|Publication number||US5082258 A|
|Application number||US 07/680,918|
|Publication date||Jan 21, 1992|
|Filing date||Apr 5, 1991|
|Priority date||Apr 5, 1991|
|Publication number||07680918, 680918, US 5082258 A, US 5082258A, US-A-5082258, US5082258 A, US5082258A|
|Original Assignee||Mikhail Niks|
|Export Citation||BiBTeX, EndNote, RefMan|
|Patent Citations (9), Referenced by (16), Classifications (9), Legal Events (7)|
|External Links: USPTO, USPTO Assignment, Espacenet|
1. Field of the Invention
This invention relates to a device for use in exercising and developing finger and other muscles and has particular reference to such a device for use in exercising the finger, wrist and arm muscles of pianists and players of other keyboard musical instruments in order to accelerate and make more effective the crucial period of acquiring basic technique skills and also to aid in the retraining of pianists with previusly acquired bad habits.
2. Background of the Invention
To achieve proficiency in playing a piano or other keyboard musical instrument, a player must practice over long periods of time to develop suitable finger, wrist and arm muscle strength and coordination to the point where the coordination becomes automatic and the muscles perform to produce the desired sounds without undue tiring.
During supervised weekly lessons, burdened with many problems in need of correction, the physical approach of the student player is usually neglected, and during the rest of the week, when the student is without supervision, he or she tends to build incorrect habits. As a result, the process of acquiring basic piano playing techniques, which is crucial for proper future playing skills, becomes too complicated, too long, too ineffective, and even potentially dangerous in that it can lead to the onset of tendonitis. This is inflammation of the lining of the tendon sheath and the enclosed tendon resulting from muscle overuse and misuse.
I have observed that piano teachers do not use any physical aids to facilitate proper piano playing techniques. Also, piano students have not had any tool or device for proper self control when practicing alone. My proposed device is easily attachable to a piano or the like and serves to train proper muscles of the fingers and wrists during piano lessons and also as a tool for self control by a student practicing alone, thus preventing bad habits from building up as well as overtiring of the muscles.
My novel device forces the student to follow my (Niks) technique of piano playing, the main principle of which involves resting of the arm on two points of support without tension in the wrist area, the two points being the shoulder joint at one end and the fingers resting on the keys at the opposite end. The effectiveness of this technique was demonstrated in a medical experiment conducted in 1989 at Los Amigos Medical Center in Downey, Calif. and favorably reported by the Department of Pathokinesiology of that center. It was also demonstrated during a period of experimental use by students and teachers using my device.
It is therefore a principal object of the present invention to provide a device for training a pianist or the like to properly coordinate movements of his or her fingers, wrists and arms for operation of a keyboard instrument during music lessons and while practicing alone to produce a pleasing and powerful sound output and fast, even finger technique in the shortest time with minimal physical abuse of the affected muscles.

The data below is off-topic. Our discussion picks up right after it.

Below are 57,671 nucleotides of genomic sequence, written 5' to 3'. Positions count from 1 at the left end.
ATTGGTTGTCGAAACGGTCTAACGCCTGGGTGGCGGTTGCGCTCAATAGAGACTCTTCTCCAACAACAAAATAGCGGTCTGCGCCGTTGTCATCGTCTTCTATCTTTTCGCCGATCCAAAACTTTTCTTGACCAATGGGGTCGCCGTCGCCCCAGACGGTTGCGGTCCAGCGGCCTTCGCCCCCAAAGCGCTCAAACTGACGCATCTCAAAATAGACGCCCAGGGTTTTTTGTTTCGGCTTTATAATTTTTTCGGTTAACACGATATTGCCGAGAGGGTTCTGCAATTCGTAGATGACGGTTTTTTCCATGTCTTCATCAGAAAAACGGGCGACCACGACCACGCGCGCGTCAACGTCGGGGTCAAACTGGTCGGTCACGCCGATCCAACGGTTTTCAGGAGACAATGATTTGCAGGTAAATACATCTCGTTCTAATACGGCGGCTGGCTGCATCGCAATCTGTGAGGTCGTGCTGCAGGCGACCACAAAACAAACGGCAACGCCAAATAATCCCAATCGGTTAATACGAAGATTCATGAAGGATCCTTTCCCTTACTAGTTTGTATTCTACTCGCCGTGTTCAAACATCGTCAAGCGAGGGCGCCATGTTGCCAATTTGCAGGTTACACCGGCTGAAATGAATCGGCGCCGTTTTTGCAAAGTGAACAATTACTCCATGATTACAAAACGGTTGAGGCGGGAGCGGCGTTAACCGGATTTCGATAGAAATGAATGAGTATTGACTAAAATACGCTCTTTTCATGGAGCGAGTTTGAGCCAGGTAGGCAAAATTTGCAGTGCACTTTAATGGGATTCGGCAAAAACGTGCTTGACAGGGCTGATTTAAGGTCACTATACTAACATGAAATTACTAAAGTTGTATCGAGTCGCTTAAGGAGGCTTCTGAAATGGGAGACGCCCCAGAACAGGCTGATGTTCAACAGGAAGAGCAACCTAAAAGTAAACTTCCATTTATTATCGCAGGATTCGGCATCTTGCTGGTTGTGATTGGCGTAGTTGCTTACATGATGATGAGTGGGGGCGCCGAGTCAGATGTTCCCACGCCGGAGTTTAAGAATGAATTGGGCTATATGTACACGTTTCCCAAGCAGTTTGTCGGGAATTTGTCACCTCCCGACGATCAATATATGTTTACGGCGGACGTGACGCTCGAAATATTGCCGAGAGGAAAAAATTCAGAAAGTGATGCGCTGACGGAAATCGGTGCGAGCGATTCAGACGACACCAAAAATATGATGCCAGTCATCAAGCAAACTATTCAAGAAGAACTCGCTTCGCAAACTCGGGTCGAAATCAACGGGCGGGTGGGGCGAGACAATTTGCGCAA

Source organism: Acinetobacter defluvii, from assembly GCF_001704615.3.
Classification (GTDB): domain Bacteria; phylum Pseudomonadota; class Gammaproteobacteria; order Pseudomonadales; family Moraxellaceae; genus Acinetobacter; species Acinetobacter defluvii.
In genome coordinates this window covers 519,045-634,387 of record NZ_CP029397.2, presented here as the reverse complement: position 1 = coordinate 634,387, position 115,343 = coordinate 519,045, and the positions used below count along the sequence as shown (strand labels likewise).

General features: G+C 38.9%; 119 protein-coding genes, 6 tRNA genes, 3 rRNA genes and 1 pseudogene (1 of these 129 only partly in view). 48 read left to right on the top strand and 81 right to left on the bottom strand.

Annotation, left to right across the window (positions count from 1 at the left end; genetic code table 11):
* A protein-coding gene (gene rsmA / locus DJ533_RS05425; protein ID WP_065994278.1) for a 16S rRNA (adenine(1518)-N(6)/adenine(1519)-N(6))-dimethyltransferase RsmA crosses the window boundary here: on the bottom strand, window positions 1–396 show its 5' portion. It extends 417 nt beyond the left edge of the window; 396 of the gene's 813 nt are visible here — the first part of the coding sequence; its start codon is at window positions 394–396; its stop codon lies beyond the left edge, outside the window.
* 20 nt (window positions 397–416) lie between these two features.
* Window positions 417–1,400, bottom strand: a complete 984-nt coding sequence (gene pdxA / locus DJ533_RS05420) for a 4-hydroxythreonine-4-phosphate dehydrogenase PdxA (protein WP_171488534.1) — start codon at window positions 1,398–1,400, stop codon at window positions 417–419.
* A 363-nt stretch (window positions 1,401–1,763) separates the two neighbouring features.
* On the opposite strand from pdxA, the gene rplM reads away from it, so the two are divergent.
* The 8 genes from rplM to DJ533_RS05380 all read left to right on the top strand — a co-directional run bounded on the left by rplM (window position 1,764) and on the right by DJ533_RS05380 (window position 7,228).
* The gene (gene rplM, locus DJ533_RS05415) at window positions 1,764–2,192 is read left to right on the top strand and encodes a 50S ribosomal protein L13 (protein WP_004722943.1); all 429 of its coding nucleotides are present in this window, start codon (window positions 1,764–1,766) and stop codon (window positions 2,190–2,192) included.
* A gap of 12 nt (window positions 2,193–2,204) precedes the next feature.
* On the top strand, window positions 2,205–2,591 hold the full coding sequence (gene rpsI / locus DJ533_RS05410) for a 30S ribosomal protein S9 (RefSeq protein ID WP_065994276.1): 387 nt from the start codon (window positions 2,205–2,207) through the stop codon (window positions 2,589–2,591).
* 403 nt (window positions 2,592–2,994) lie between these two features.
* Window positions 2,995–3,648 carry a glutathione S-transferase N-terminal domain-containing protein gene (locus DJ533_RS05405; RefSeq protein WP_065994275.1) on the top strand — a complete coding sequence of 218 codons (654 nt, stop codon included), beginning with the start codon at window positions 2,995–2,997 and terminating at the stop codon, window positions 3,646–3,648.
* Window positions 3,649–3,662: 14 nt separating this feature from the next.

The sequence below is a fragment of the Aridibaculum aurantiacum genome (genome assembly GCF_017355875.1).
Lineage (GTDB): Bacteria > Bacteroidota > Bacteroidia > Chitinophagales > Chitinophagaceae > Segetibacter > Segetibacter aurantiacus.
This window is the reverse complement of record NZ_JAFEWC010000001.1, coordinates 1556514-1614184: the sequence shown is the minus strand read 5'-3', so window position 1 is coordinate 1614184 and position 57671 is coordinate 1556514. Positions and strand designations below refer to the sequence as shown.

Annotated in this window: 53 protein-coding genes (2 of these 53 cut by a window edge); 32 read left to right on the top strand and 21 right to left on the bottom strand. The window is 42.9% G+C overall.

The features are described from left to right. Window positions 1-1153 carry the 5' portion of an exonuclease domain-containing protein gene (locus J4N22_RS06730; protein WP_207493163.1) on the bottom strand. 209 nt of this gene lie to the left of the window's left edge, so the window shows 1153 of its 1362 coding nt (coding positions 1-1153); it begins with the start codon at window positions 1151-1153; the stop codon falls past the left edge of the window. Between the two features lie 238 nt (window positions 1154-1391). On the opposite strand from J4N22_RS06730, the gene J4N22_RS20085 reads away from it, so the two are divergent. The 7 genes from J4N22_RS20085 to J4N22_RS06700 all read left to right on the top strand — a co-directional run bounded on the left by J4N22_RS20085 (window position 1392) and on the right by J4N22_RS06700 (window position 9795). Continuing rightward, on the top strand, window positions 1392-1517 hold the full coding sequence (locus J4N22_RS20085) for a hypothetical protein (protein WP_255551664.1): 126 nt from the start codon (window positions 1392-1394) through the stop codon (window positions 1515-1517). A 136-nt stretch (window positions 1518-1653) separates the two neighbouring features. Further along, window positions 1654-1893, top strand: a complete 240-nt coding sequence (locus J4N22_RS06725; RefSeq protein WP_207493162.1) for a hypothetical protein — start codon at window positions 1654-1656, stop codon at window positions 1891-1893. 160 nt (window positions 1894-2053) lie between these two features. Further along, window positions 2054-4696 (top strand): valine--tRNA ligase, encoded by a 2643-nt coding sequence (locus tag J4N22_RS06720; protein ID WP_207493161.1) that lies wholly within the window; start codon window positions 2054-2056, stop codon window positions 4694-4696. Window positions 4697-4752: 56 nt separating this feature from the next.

Another object of the invention is to provide such a device forming a base for initially locating the player's fingers, wrists, etc. so that he or she can operate the keyboard with a minimum of tension.
Still another object of the invention is to provide a device for training a pianist to use his or her finger, wrist and arm muscles in a way to distribute stresses involved in operating a piano keyboard among such muscles and thus minimize stress on any muscle.
Yet another object of the invention is to provide a device of the above-indicated type which is readily adjustable to accommodate players of differing sizes and other physical characteristics.
A further object of the invention is to provide such a device which is readily adaptable for use on pianos or the like of various sizes and shapes.
A still further object of the invention is to provide such a device of simple construction which is economical to manufacture.
Other objects, features and advantages of the invention will become apparent in the light of the following disclosure.
In the device of this invention, a support bar is provided to extend along the length of the keyboard of a musical instrument and means are included to adjust it both vertically and toward and away from the keyboard in accordance with the size and other physical characteristics of a player. The support bar forms a rest for the player's wrists in an initial position. Also, when the user of the device is playing with a wrist located slightly above the bar, the bar prevents the wrist from dropping, this dropping being a constant problem beginners have which leads to sloppy playing and tension in the wrist and fingers. Finger guide units are mounted on the bar and carry finger guide elements or balls on elongate flexible members, one for each of the player's fingers, excluding his or her thumbs, to properly guide the fingers during use of the device, as will be seen. Training with the finger balls has, as a goal, the creation of equal working conditions for each finger. Also, it forces the pianist to engage only the proper muscles of the fingers and wrists, thereby eliminating undesirable tension. And it helps lead the beginning player in the right direction to avoid incorrect, clumsy finger movements which result in slow, uneven finger technique.